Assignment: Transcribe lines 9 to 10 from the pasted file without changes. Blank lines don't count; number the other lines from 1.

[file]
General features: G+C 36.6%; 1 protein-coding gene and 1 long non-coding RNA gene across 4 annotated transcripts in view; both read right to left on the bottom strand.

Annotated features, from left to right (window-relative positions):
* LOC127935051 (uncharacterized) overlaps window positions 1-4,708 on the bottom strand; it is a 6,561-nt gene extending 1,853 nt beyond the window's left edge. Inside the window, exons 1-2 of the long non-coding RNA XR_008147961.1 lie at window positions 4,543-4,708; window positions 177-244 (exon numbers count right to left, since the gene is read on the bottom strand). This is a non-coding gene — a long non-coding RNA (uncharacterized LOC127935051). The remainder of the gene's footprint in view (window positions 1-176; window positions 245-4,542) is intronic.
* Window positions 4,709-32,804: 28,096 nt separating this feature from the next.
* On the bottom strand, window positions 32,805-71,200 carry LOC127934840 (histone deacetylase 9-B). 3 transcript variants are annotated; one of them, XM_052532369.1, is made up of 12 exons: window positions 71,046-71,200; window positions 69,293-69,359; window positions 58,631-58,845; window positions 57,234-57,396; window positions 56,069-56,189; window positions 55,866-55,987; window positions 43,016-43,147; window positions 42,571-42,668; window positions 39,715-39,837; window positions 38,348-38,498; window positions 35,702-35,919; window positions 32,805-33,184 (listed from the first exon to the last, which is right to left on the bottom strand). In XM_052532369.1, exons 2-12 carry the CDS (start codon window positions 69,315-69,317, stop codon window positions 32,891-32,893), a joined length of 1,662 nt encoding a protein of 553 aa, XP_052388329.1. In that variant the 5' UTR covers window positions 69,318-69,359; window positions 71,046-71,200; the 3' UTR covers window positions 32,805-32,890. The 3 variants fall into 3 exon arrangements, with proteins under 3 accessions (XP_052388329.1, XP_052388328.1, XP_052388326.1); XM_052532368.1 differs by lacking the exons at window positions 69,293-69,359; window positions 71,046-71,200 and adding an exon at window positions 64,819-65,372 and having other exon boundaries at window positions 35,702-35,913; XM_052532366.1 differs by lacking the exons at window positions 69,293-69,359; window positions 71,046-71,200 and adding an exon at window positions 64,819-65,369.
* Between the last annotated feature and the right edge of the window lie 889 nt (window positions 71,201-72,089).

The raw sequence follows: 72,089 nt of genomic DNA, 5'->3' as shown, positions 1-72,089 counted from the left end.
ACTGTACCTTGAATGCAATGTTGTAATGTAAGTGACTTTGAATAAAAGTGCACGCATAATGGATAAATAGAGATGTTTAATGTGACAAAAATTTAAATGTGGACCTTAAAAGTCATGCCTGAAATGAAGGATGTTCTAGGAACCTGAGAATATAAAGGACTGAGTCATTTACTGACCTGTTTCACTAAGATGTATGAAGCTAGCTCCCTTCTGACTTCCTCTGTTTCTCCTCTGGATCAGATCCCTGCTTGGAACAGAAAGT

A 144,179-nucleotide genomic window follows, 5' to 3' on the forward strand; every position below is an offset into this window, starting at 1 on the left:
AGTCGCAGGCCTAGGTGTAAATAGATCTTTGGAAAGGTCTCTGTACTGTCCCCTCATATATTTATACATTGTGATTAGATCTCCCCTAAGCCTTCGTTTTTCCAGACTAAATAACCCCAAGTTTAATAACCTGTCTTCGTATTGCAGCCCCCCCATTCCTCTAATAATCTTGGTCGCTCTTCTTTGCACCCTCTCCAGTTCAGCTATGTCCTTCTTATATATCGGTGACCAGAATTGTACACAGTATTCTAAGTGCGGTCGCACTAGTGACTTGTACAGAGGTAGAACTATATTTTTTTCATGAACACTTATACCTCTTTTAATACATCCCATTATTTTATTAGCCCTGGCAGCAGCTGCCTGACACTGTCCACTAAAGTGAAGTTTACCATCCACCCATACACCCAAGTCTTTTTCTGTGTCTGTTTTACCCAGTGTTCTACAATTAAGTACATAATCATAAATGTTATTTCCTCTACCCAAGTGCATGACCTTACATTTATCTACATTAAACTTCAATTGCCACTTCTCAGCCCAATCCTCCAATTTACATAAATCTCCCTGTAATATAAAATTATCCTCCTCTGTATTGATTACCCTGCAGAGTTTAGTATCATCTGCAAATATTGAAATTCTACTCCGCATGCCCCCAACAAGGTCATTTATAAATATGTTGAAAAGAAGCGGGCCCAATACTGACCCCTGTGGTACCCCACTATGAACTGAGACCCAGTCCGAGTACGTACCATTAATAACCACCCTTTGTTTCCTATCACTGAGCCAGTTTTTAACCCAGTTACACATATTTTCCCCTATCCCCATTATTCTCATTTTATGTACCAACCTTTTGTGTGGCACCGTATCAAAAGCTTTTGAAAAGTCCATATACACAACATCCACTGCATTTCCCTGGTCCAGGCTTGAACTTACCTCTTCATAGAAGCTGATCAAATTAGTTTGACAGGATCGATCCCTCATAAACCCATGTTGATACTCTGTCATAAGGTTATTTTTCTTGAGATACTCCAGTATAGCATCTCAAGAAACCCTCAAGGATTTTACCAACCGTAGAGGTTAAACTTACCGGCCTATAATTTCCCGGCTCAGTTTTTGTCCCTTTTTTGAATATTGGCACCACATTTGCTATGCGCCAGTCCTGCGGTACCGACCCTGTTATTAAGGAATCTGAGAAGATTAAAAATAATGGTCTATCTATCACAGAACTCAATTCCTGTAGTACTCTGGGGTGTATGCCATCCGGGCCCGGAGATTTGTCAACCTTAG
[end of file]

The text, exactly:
A 144,179-nucleotide genomic window follows, 5' to 3' on the forward strand; every position below is an offset into this window, starting at 1 on the left:
AGTCGCAGGCCTAGGTGTAAATAGATCTTTGGAAAGGTCTCTGTACTGTCCCCTCATATATTTATACATTGTGATTAGATCTCCCCTAAGCCTTCGTTTTTCCAGACTAAATAACCCCAAGTTTAATAACCTGTCTTCGTATTGCAGCCCCCCCATTCCTCTAATAATCTTGGTCGCTCTTCTTTGCACCCTCTCCAGTTCAGCTATGTCCTTCTTATATATCGGTGACCAGAATTGTACACAGTATTCTAAGTGCGGTCGCACTAGTGACTTGTACAGAGGTAGAACTATATTTTTTTCATGAACACTTATACCTCTTTTAATACATCCCATTATTTTATTAGCCCTGGCAGCAGCTGCCTGACACTGTCCACTAAAGTGAAGTTTACCATCCACCCATACACCCAAGTCTTTTTCTGTGTCTGTTTTACCCAGTGTTCTACAATTAAGTACATAATCATAAATGTTATTTCCTCTACCCAAGTGCATGACCTTACATTTATCTACATTAAACTTCAATTGCCACTTCTCAGCCCAATCCTCCAATTTACATAAATCTCCCTGTAATATAAAATTATCCTCCTCTGTATTGATTACCCTGCAGAGTTTAGTATCATCTGCAAATATTGAAATTCTACTCCGCATGCCCCCAACAAGGTCATTTATAAATATGTTGAAAAGAAGCGGGCCCAATACTGACCCCTGTGGTACCCCACTATGAACTGAGACCCAGTCCGAGTACGTACCATTAATAACCACCCTTTGTTTCCTATCACTGAGCCAGTTTTTAACCCAGTTACACATATTTTCCCCTATCCCCATTATTCTCATTTTATGTACCAACCTTTTGTGTGGCACCGTATCAAAAGCTTTTGAAAAGTCCATATACACAACATCCACTGCATTTCCCTGGTCCAGGCTTGAACTTACCTCTTCATAGAAGCTGATCAAATTAGTTTGACAGGATCGATCCCTCATAAACCCATGTTGATACTCTGTCATAAGGTTATTTTTCTTGAGATACTCCAGTATAGCATCTCAAGAAACCCTCAAGGATTTTACCAACCGTAGAGGTTAAACTTACCGGCCTATAATTTCCCGGCTCAGTTTTTGTCCCTTTTTTGAATATTGGCACCACATTTGCTATGCGCCAGTCCTGCGGTACCGACCCTGTTATTAAGGAATCTGAGAAGATTAAAAATAATGGTCTATCTATCACAGAACTCAATTCCTGTAGTACTCTGGGGTGTATGCCATCCGGGCCCGGAGATTTGTCAACCTTAG